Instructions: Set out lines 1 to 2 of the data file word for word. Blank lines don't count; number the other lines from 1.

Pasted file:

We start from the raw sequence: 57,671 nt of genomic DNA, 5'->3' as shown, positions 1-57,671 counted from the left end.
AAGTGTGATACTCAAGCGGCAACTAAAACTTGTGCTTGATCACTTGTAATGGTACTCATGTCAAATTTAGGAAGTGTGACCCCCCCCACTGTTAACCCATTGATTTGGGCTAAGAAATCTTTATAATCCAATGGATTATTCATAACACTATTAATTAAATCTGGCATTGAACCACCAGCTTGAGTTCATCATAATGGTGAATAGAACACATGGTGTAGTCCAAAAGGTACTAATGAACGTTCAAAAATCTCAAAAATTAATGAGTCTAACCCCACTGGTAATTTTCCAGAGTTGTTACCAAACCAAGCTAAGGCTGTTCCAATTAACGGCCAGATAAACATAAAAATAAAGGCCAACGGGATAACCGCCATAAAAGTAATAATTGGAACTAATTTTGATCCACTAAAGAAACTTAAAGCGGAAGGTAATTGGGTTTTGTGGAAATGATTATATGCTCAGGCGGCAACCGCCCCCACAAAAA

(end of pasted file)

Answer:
We start from the raw sequence: 57,671 nt of genomic DNA, 5'->3' as shown, positions 1-57,671 counted from the left end.
AAGTGTGATACTCAAGCGGCAACTAAAACTTGTGCTTGATCACTTGTAATGGTACTCATGTCAAATTTAGGAAGTGTGACCCCCCCCACTGTTAACCCATTGATTTGGGCTAAGAAATCTTTATAATCCAATGGATTATTCATAACACTATTAATTAAATCTGGCATTGAACCACCAGCTTGAGTTCATCATAATGGTGAATAGAACACATGGTGTAGTCCAAAAGGTACTAATGAACGTTCAAAAATCTCAAAAATTAATGAGTCTAACCCCACTGGTAATTTTCCAGAGTTGTTACCAAACCAAGCTAAGGCTGTTCCAATTAACGGCCAGATAAACATAAAAATAAAGGCCAACGGGATAACCGCCATAAAAGTAATAATTGGAACTAATTTTGATCCACTAAAGAAACTTAAAGCGGAAGGTAATTGGGTTTTGTGGAAATGATTATATGCTCAGGCGGCAACCGCCCCCACAAAAA